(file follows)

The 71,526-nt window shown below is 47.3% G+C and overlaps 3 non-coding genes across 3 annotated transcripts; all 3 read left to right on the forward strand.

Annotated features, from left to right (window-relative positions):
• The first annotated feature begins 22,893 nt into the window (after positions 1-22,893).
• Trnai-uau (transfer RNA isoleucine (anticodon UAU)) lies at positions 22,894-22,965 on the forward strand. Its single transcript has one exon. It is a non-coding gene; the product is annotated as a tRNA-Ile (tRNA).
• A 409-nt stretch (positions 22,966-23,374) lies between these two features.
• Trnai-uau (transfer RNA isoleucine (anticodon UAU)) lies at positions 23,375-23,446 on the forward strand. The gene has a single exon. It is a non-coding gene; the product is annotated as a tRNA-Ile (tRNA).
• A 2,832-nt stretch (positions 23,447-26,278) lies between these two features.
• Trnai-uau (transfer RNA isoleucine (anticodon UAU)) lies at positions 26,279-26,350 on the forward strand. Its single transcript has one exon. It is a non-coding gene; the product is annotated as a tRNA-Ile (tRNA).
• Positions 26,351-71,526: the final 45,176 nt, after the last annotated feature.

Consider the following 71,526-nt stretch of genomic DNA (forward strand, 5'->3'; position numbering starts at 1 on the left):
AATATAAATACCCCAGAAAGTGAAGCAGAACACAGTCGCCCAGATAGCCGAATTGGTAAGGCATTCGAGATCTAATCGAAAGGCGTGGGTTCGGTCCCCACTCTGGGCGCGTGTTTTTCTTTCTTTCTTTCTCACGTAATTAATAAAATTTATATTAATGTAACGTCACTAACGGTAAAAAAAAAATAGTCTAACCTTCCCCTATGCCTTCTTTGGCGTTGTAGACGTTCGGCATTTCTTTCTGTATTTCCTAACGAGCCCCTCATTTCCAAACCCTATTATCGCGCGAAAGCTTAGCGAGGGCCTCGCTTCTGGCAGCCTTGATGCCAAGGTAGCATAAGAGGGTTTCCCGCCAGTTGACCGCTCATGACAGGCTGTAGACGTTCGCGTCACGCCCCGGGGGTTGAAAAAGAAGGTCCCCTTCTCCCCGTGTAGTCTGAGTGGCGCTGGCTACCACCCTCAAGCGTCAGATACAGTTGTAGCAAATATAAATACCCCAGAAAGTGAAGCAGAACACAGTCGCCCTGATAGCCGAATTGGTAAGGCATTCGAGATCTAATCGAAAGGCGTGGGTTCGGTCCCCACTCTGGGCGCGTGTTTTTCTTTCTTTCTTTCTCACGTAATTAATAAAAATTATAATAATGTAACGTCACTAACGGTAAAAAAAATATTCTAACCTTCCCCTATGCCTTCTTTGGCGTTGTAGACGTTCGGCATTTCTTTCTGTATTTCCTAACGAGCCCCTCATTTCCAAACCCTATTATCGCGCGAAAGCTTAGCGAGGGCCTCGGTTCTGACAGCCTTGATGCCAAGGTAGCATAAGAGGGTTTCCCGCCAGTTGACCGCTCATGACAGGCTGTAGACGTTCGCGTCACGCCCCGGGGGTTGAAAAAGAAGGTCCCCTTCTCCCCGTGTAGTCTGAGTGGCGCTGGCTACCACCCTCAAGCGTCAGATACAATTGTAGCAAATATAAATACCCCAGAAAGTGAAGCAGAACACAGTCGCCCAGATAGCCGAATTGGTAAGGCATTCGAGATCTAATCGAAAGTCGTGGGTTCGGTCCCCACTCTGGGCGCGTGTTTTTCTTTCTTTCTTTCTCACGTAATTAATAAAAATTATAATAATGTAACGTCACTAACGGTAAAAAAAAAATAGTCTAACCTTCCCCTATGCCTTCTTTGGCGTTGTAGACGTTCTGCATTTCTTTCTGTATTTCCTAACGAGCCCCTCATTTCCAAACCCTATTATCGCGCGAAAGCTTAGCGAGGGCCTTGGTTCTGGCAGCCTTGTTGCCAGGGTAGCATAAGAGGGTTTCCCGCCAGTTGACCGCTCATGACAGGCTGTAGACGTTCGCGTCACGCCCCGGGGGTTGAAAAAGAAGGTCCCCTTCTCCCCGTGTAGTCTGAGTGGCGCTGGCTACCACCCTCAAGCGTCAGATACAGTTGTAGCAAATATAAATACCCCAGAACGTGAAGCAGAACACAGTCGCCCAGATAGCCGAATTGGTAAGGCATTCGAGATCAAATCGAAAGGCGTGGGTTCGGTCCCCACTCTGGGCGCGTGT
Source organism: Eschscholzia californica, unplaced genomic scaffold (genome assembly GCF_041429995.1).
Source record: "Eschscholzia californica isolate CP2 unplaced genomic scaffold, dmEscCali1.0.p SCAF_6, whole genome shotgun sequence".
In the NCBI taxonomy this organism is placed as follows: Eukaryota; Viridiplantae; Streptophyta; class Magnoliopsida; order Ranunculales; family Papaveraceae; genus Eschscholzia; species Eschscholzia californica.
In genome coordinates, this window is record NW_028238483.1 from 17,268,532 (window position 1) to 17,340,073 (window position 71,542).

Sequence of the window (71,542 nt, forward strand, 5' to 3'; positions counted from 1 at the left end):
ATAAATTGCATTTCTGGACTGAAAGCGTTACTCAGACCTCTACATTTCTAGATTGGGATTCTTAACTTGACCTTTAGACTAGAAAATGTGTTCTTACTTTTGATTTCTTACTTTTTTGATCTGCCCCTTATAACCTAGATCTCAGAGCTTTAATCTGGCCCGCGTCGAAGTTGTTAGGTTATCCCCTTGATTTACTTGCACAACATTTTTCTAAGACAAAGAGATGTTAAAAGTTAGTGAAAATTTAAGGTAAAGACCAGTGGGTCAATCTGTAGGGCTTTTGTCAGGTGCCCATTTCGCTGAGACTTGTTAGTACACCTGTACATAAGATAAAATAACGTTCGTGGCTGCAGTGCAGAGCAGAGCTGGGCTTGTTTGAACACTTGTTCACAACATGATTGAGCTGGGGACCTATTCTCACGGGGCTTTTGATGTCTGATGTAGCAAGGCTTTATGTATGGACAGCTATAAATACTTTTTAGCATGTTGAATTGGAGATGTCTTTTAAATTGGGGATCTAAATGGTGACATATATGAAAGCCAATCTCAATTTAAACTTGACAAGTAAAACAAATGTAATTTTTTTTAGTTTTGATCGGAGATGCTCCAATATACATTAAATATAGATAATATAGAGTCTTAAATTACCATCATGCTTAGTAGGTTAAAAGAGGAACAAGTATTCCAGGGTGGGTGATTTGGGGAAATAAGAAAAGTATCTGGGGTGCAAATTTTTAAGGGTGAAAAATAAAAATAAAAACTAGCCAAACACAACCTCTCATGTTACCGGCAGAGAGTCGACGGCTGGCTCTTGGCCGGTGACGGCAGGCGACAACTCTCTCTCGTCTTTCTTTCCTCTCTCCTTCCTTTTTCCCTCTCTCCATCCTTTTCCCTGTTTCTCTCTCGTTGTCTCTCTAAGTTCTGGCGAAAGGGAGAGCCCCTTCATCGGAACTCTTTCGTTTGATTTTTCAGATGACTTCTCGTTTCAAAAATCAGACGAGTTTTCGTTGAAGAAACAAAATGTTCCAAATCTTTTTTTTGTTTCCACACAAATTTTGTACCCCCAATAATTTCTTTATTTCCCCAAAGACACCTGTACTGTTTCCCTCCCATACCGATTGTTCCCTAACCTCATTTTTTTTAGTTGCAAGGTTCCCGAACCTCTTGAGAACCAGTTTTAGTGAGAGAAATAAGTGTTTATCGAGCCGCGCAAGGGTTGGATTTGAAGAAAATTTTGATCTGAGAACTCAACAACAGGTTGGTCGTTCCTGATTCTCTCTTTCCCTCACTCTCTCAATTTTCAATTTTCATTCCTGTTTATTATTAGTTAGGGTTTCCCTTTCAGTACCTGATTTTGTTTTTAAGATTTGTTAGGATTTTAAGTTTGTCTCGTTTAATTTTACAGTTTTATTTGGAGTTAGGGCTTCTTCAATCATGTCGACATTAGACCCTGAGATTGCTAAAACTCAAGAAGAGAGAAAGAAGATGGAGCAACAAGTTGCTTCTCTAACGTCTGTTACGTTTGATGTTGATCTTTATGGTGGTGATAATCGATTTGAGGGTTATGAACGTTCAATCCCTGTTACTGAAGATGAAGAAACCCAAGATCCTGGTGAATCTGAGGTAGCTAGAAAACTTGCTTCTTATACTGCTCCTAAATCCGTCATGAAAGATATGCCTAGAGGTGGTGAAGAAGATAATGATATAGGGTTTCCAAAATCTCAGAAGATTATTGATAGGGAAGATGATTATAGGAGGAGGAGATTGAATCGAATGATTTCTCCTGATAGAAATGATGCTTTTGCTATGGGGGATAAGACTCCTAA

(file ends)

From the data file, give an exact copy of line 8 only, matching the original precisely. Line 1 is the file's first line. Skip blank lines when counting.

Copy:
• Trnai-uau (transfer RNA isoleucine (anticodon UAU)) lies at positions 26,279-26,350 on the forward strand. Its single transcript has one exon. It is a non-coding gene; the product is annotated as a tRNA-Ile (tRNA).